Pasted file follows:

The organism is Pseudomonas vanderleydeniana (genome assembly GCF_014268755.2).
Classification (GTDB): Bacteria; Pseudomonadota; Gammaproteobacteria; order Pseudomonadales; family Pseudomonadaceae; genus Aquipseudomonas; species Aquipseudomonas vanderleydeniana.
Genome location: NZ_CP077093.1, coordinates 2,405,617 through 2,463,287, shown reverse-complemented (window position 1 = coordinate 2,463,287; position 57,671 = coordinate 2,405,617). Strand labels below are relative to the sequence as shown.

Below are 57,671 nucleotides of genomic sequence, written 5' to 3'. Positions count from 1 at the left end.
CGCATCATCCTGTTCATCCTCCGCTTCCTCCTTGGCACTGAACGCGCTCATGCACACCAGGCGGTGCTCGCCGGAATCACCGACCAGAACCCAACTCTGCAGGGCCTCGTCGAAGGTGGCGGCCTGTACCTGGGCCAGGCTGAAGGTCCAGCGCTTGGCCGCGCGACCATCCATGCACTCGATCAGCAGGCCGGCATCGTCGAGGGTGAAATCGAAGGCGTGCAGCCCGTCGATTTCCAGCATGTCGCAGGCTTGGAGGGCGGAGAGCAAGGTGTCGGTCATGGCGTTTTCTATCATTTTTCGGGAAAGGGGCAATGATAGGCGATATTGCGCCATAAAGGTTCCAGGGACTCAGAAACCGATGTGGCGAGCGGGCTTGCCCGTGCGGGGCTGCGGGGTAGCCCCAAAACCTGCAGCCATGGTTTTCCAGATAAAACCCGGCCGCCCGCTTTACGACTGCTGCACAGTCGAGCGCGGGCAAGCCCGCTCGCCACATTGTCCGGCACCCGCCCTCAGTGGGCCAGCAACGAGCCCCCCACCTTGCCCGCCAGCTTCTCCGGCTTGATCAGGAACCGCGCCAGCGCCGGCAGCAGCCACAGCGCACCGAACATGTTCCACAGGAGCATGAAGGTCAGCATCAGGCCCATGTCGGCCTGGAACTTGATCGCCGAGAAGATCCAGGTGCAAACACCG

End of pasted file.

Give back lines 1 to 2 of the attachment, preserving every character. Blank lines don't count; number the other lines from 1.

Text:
The organism is Pseudomonas vanderleydeniana (genome assembly GCF_014268755.2).
Classification (GTDB): Bacteria; Pseudomonadota; Gammaproteobacteria; order Pseudomonadales; family Pseudomonadaceae; genus Aquipseudomonas; species Aquipseudomonas vanderleydeniana.